Two Alleged Associates of Gambino Organized Crime Family Indicted for Arson and Extortion

Defendants Charged with Setting Fire to Victim’s Car to Induce Protection Payment

  An indictment was unsealed in federal court in Brooklyn charging Peter Tuccio and Jonathan Gurino with arson and arson conspiracy, extortion and extortion conspiracy and using fire to commit a felony.  The defendants were arrested today and are scheduled to be arraigned before United States Magistrate Judge Steven L. Tiscione.  

Richard P. Donoghue, United States Attorney for the Eastern District of New York, and William F. Sweeney, Jr., Assistant Director-in-Charge, Federal Bureau of Investigation, New York Field Office (FBI), announced the charges.
“As alleged in the indictment, the defendants delivered a frightening message in the form of fire to force a businessman to pay protection money to a high-ranking gangster,” stated United States Attorney Donoghue.  “Today’s charges against two alleged crime family associates demonstrate that whether you are a made member or a young associate looking to advance in a crime family, the end result is the same – prosecution and prison.”  Mr. Donoghue thanked the New York City Police Department and the New York City Fire Department’s Bureau of Fire Investigation for their assistance in the investigation.
“Organized crime families have long relied on extortion and threats of violence in exchange for so-called ‘protection,’” stated FBI Assistant Director-in-Charge Sweeney.  “As alleged, the defendants set a man's car on fire to send a message, but now they are the ones feeling the heat as they face justice for their crimes. As long as organized crime families and their associates continue to act outside the law, the FBI and our partners will investigate and bring charges against them.”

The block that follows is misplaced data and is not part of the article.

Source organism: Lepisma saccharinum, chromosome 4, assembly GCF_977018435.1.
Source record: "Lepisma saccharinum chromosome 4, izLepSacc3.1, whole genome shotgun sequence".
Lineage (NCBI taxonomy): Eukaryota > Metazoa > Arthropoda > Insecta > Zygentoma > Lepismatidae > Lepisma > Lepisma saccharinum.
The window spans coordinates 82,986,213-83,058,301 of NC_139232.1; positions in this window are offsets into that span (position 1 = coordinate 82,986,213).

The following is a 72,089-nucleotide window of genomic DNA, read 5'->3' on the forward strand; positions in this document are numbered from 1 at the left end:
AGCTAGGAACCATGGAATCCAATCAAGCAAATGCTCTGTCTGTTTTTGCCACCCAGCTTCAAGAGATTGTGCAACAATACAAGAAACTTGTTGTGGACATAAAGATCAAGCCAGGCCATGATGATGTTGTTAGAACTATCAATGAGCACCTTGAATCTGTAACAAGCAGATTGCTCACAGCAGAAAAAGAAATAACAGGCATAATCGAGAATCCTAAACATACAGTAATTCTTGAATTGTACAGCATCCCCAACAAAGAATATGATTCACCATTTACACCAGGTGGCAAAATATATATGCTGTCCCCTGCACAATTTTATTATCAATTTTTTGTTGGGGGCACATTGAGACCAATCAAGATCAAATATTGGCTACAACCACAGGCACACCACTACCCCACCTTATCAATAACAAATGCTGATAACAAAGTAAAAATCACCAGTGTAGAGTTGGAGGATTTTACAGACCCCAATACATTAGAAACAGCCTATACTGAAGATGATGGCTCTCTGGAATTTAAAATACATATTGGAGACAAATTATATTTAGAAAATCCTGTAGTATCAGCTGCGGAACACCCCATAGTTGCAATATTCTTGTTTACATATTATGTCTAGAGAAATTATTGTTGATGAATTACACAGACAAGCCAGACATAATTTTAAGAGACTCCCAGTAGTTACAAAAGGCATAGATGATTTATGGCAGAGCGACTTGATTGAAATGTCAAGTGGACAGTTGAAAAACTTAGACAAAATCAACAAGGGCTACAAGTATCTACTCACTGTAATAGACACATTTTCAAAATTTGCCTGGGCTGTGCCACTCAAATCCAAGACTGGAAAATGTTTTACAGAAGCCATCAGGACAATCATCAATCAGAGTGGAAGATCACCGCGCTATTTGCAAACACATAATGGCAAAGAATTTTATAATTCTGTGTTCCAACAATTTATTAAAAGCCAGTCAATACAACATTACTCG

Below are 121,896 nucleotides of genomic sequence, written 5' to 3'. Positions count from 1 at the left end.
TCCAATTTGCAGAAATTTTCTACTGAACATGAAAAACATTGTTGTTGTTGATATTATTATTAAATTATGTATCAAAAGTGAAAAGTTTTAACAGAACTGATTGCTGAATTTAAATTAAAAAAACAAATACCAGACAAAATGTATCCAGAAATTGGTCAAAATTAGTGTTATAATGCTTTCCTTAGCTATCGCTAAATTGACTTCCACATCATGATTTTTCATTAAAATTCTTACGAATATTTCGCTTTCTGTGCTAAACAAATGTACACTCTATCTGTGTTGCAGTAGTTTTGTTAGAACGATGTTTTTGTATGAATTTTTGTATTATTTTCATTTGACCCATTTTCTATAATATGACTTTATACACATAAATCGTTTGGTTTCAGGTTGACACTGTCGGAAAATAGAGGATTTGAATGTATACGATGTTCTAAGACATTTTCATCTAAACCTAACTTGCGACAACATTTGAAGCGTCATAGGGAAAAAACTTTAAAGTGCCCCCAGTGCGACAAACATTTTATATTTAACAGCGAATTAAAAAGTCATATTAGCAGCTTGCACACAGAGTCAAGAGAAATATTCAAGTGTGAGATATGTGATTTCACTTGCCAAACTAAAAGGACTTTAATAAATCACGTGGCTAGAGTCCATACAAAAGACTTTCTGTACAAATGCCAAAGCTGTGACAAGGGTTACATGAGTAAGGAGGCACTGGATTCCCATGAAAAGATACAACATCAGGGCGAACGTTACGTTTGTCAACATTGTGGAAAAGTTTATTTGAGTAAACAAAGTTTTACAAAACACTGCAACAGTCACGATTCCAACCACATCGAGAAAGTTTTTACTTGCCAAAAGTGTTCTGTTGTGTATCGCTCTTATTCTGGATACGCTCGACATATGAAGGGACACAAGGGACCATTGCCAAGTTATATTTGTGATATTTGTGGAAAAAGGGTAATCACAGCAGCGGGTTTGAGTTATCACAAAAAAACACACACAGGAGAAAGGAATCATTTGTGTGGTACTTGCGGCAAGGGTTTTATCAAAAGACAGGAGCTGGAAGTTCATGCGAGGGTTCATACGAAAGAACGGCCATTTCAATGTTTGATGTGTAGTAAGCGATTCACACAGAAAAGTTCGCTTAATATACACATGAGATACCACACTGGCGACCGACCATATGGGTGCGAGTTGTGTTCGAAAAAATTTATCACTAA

As alleged in court filings, a captain in the Gambino Organized Crime Family (referred to herein as Co-Conspirator-1), had been extorting a local businessman $400 per year.  During 2015, the businessman began dodging Co-Conspirator-1 to avoid making payments.  On December 3, 2015, Tuccio, Gurino and Gino Gabrielli observed the businessman leave a smoke shop in Howard Beach and drive away.  The three men followed at a high rate of speed and confronted him outside a pizzeria.  Tuccio asked, “how’s Co-Conspirator-1?” and commented on the business owner’s car, a 2014 Mercedes Benz.  The businessman fled into the pizzeria.  Later that night, the businessman heard a loud noise and saw that his car was on fire.  Shortly thereafter, the businessman paid Co-Conspirator-1.  As detailed in court filings, the businessman’s home security video system had recorded Gabrielli pouring a substance on the Mercedes, the car erupting in flames, and Gabrielli running away with his pant leg on fire.  Shortly thereafter, Gabrielli and Tuccio were caught on surveillance video entering Jamaica Hospital.